With the discovery of a 240-million-year-old Megachirella wachtleri fossil that was found hidden in the Dolomites in Italy, scientists have now recovered what is believed to be the oldest known lizard fossil in existence.
The mother of all lizards that was discovered in Italian Alps belongs to the Megachirella family of creatures.
To arrive at their conclusions, coauthor of the study Tiago Simoes says that he traveled to more than 50 museums and universities in 17 countries to collect fossil data and study living reptiles to understand their evolution.
The fossil of the Megachirella was initially discovered near about twenty years ago somewhere in the Dolomites region of northeast Italy.
Although this figure suggests a lot of diversity, scientists were not on solid grounds hitherto regarding the original sources of these squamates. This new knowledge of Megachirella's anatomy, along with their comprehensive new dataset, enabled the scientists to accurately place the fossil in the reptile family tree.
It was the evolutionary biologist Tiago Simoes who chose to look more closely at this tiny reptilian skeleton, and researchers were able to get a much better picture of the fossil by using a 3-D micro-CT scan. Talking more about this Simoes informed that it can remove the rocks digitally.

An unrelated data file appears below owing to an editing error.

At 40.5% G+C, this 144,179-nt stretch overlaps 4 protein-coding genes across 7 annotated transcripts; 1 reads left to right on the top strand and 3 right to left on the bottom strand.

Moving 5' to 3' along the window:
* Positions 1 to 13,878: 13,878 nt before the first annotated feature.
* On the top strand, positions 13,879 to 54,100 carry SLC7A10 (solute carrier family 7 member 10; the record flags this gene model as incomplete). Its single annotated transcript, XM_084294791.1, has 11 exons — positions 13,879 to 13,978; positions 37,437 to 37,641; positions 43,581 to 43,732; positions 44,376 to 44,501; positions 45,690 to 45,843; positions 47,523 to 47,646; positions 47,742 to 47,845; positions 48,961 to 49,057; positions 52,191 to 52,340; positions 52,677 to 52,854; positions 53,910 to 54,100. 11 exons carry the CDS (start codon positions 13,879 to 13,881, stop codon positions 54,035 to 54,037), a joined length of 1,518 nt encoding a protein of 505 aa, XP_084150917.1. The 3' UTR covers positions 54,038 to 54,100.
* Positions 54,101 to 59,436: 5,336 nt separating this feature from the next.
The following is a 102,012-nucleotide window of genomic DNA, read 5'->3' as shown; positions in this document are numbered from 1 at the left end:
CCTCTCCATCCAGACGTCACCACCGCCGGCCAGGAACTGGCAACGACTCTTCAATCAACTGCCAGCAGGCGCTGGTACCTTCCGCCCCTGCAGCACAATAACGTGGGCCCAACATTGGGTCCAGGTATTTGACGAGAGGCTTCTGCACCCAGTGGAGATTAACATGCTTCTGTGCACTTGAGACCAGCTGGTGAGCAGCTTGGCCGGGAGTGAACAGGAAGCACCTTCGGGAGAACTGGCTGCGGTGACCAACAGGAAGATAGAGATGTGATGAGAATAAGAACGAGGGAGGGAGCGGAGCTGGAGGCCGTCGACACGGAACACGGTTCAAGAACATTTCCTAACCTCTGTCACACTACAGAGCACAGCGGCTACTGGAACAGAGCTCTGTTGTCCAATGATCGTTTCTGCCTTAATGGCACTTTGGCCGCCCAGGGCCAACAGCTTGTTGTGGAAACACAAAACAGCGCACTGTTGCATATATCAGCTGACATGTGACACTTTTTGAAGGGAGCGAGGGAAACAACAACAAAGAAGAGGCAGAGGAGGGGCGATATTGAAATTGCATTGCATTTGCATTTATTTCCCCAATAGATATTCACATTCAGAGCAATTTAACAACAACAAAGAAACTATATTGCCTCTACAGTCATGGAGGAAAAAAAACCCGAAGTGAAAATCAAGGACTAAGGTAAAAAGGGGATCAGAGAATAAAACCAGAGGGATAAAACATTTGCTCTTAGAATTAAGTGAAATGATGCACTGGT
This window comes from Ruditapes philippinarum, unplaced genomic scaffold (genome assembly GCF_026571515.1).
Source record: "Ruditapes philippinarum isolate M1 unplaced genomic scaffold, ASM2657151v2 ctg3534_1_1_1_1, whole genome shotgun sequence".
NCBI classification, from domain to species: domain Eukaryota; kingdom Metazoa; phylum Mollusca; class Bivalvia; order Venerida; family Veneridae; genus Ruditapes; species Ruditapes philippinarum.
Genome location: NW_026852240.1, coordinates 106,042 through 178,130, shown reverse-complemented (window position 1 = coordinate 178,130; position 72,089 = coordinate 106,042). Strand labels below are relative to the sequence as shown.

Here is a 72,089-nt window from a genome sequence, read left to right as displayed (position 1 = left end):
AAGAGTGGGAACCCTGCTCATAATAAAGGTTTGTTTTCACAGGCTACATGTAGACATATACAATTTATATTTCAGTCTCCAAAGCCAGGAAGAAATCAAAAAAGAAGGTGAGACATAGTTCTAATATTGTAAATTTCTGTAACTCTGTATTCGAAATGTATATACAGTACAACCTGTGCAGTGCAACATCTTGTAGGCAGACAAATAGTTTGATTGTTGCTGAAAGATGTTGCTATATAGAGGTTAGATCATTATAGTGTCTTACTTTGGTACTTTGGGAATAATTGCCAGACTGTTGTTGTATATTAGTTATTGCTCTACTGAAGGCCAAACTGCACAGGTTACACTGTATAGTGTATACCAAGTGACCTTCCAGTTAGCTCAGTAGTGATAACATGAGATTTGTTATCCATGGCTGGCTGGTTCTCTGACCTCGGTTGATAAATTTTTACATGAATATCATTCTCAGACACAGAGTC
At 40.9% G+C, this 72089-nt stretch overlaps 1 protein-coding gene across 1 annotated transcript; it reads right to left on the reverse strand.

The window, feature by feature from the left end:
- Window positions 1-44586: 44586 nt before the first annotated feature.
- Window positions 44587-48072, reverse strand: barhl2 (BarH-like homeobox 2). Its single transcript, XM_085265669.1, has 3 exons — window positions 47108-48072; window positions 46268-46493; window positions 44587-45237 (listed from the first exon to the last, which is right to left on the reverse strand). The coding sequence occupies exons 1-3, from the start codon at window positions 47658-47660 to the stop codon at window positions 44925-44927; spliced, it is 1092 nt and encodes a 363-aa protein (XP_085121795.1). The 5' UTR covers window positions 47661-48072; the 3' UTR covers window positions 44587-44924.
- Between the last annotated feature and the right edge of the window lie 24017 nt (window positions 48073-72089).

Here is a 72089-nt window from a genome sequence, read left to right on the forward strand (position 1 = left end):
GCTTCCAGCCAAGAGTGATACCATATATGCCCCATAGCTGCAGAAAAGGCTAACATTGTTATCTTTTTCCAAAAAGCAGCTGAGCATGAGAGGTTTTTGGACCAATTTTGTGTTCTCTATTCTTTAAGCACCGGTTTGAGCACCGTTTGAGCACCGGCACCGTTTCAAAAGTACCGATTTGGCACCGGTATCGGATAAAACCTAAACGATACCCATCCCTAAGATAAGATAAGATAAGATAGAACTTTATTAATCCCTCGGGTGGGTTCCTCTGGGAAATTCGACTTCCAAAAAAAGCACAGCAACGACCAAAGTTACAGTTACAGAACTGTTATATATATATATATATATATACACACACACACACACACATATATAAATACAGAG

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"When I saw the fossil for the first time, I realized that some of its characteristics could be the closer of the first lizards", explains the researcher. The results indicate a more gradual evolution than previously thought.
While this 240 million-year-old reptile was indeed the mother of all lizards, it had a few peculiarities which set it apart as well. "But on the positive side, we also have all this extra information in terms of the transition from more general reptile features to more lizard-like features".
"Megachirella provides unique insights into the early acquisition of squamatan features, as it is the first unequivocal squamate from the Triassic", the study reads. But it seems that some specimens of dinosaurs and lizards survived and then diversified into different types of species.
"Fossils are our only accurate window into the ancient past".
As said by the co-author of the study, Michael Caldwell, today there are near about ten thousand morder species of the squamate group, nevertheless, until now no one had any idea about their evolution.
Researchers from the U of A, Australia, Italy and the United States worked on the analysis leading up to this discovery.